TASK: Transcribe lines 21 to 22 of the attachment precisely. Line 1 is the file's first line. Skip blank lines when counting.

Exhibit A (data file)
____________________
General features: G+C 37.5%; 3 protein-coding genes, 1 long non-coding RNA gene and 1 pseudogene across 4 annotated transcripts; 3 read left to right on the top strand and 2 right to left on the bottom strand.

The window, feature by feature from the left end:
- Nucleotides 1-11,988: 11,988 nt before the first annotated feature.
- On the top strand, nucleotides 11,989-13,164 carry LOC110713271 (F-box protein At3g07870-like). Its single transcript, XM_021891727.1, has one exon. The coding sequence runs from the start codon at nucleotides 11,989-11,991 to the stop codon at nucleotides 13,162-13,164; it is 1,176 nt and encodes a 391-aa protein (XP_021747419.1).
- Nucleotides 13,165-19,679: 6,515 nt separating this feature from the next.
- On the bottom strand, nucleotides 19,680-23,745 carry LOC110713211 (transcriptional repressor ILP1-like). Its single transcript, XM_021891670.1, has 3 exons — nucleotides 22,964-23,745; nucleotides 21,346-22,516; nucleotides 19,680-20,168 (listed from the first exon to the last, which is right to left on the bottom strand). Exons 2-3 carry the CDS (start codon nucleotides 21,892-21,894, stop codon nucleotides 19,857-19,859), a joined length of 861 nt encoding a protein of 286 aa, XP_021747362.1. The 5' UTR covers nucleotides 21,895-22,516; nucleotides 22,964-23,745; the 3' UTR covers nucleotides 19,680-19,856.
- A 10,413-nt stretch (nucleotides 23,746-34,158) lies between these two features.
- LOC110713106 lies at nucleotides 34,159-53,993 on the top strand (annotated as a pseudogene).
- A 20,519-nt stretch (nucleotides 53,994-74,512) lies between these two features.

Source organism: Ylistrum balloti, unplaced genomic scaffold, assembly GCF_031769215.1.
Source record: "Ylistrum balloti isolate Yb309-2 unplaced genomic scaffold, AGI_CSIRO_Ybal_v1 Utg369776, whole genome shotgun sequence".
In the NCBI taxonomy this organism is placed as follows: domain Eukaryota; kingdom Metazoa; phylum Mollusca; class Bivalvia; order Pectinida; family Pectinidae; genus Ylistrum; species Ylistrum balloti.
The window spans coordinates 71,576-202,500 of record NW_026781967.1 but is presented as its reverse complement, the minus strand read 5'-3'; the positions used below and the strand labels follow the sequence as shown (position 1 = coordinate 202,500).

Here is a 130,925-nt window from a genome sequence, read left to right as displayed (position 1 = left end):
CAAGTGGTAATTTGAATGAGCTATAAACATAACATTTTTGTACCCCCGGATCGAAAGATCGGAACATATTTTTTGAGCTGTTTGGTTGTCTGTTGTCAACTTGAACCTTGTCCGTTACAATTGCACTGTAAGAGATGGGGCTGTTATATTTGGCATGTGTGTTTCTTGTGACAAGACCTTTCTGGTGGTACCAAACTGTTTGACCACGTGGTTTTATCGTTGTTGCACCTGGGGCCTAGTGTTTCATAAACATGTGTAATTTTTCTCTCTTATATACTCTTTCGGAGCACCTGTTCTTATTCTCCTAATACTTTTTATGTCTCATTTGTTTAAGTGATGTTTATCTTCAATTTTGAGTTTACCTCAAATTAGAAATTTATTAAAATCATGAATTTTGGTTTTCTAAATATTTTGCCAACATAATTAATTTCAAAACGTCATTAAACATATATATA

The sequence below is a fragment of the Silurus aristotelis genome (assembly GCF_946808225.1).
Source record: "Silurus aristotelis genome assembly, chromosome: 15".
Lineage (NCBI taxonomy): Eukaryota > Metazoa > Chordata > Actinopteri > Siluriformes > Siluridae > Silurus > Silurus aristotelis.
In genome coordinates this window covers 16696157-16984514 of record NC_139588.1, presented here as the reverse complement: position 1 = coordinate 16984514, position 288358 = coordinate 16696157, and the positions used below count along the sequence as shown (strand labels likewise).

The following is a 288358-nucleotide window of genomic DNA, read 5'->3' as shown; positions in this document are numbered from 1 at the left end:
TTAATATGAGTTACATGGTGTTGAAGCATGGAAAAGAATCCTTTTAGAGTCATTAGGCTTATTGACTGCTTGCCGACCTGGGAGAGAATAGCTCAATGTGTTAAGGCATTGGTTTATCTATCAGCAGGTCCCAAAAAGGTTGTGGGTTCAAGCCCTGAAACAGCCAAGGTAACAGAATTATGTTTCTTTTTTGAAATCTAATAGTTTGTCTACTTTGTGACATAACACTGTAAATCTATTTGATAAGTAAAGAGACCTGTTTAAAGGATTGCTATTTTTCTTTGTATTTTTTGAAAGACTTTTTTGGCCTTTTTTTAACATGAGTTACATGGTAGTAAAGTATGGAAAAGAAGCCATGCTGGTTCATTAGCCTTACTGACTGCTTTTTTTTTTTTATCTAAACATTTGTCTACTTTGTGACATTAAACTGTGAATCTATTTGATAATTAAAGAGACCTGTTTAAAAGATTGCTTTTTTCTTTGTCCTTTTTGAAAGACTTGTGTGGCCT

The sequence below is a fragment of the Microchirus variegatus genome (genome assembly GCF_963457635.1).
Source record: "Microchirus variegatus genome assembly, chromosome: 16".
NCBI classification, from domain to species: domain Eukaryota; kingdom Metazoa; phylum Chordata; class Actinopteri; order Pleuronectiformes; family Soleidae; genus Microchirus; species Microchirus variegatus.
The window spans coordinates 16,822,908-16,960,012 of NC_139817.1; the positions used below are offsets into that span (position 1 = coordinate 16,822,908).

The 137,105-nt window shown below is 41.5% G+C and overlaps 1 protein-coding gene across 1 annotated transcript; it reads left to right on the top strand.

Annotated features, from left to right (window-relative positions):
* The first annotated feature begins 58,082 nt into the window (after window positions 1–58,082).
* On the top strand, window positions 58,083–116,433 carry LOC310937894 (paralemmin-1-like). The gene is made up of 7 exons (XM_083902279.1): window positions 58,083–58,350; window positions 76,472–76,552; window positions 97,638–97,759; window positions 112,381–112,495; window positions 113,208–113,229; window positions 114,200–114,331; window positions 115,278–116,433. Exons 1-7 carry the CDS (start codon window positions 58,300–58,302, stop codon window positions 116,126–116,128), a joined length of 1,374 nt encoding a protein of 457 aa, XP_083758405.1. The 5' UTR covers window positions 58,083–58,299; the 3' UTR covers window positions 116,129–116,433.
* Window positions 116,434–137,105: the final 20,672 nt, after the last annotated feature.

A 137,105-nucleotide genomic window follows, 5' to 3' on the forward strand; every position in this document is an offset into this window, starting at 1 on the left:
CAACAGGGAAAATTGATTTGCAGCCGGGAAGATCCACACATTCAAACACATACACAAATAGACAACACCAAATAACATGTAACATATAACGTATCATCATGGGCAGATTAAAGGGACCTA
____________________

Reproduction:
TTAATATGAGTTACATGGTGTTGAAGCATGGAAAAGAATCCTTTTAGAGTCATTAGGCTTATTGACTGCTTGCCGACCTGGGAGAGAATAGCTCAATGTGTTAAGGCATTGGTTTATCTATCAGCAGGTCCCAAAAAGGTTGTGGGTTCAAGCCCTGAAACAGCCAAGGTAACAGAATTATGTTTCTTTTTTGAAATCTAATAGTTTGTCTACTTTGTGACATAACACTGTAAATCTATTTGATAAGTAAAGAGACCTGTTTAAAGGATTGCTATTTTTCTTTGTATTTTTTGAAAGACTTTTTTGGCCTTTTTTTAACATGAGTTACATGGTAGTAAAGTATGGAAAAGAAGCCATGCTGGTTCATTAGCCTTACTGACTGCTTTTTTTTTTTTATCTAAACATTTGTCTACTTTGTGACATTAAACTGTGAATCTATTTGATAATTAAAGAGACCTGTTTAAAAGATTGCTTTTTTCTTTGTCCTTTTTGAAAGACTTGTGTGGCCT

The sequence below is a fragment of the Microchirus variegatus genome (genome assembly GCF_963457635.1).